In May, the Centers for Medicare & Medicaid Services decided not to cover PGx-guided warfarin dosing for its Medicare beneficiaries. Instead, CMS proposed a more "appropriate" alternative, employing a "coverage with evidence development" strategy, in which it would pay for PGx-based warfarin dosing only for Medicare beneficiaries who are part of a prospectively designed RCT showing pharmacogenomics-guided dosing strategies improve health outcomes over standard dosing methods [see PGx Reporter 05-06-2009].

At the time, researchers and industry observers pointed to Medco's observational studies as an example of how CMS should alter its CED criteria for warfarin genetic testing. Some felt CMS's CED criteria were too stringent and out-of step with scientific advancements.

While Frueh didn't say that Medco's observational studies — which have so far looked at the clinical utility of PGx-based warfarin dosing and tamoxifen administration — would definitively change the way payors look at evidentiary standards for these genetic tests, he did suggest that Medco's efforts offer an alternative model for gathering evidence beyond the RCT paradigm.

Medco is collaborating with the Mayo Clinic to look at whether PGx-guided dosing information on warfarin will change doctors' treatment practices and change patient outcomes [see PGx Reporter 12-06-2006].

The pharmacy-benefit manager is also working with the Laboratory Corporation of America to study if Roche’s AmpliChip CYP450 test can help physicians prescribe a safer and more efficacious dose of tamoxifen to breast cancer patients most likely to benefit from the drug [see PGx Reporter 10-31-2007].

"These observational studies are setting a new standard for these types of studies by looking at outcomes in real-life settings," Frueh said.

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By comparison, Frueh noted that the large RCT study being conducted by the National Heart, Lung, and Blood Institute is still looking at traditional parameters in a specialized setting, which artificially inflates the baseline characteristics of trial. "As a result, the genetic test doesn't show to have a large effect on outcomes," Frueh said.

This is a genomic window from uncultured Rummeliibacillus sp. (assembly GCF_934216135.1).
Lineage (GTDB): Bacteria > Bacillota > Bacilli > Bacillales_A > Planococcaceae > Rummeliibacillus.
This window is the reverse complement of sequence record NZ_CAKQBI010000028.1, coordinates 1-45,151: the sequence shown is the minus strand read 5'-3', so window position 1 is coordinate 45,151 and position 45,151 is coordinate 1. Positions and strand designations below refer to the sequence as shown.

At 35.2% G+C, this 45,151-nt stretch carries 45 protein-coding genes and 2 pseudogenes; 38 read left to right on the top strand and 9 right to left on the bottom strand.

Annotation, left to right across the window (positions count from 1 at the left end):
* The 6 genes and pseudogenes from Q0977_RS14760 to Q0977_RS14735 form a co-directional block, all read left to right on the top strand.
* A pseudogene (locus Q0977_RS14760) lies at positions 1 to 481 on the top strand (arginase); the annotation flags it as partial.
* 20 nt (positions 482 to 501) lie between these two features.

The Agency for Healthcare Research and Quality and NHLBI are conducting a randomized-controlled trial, called Clarification of Optimal Anticoagulation through Genetics or COAG, that will enroll more than 1,500 patients starting on warfarin and compare outcomes when warfarin is dosed using genetic and clinical information versus clinical information alone.

Separately, the University of Washington in Seattle, the University of Utah, the US Food and Drug Administration, the principal investigators of the Harvard Creating an Optimal Warfarin Nomogram Trial, and the Warfarin Pharmacogenomics Consortium are enrolling 5,000 patients in a study to develop a PGx-based dosing algorithm for warfarin.

Medco is still analyzing the results from its warfarin and tamoxifen PGx studies, and intends to publish the results in the coming months. Frueh did not provide a more specific timeline for when the study results would be made public.

However, he did note that preliminary analysis of the data in the warfarin study shows that based on pharmacogenetic data, physicians kept the original starting dose in 30 percent of patients. "That means 70 percent of patients got the wrong starting dose" of warfarin when pharmacogenetic data was unavailable, Frueh pointed out.

In the tamoxifen study, 67 percent of doctors agreed to order the AmpliChip test and 80 percent of patients agreed to be tested. Most doctors who did not order the test said their patients had been already tested (12 percent) or that their patients did not fit the criteria for testing (11 percent). Very few doctors didn't give the test because they were "not interested" (6 percent) or unsure about testing (2 percent).

Preliminary data from these observational studies also suggest that at the very minimum most physicians do not need to be convinced that genetics plays an integral role in how people respond to certain medications. However, study data show there is a critical need to educate the physician community about genetics and make them more comfortable assessing genetic information alongside their patients' medical history.

At the same conference, a representative from the national insurance company UnitedHealthcare said that inaccuracies made by doctors in administering genetic tests often reduce the cost-savings insurance companies would have seen from administering certain pharmacogenetic tests [see PGx Reporter 08-12-2009]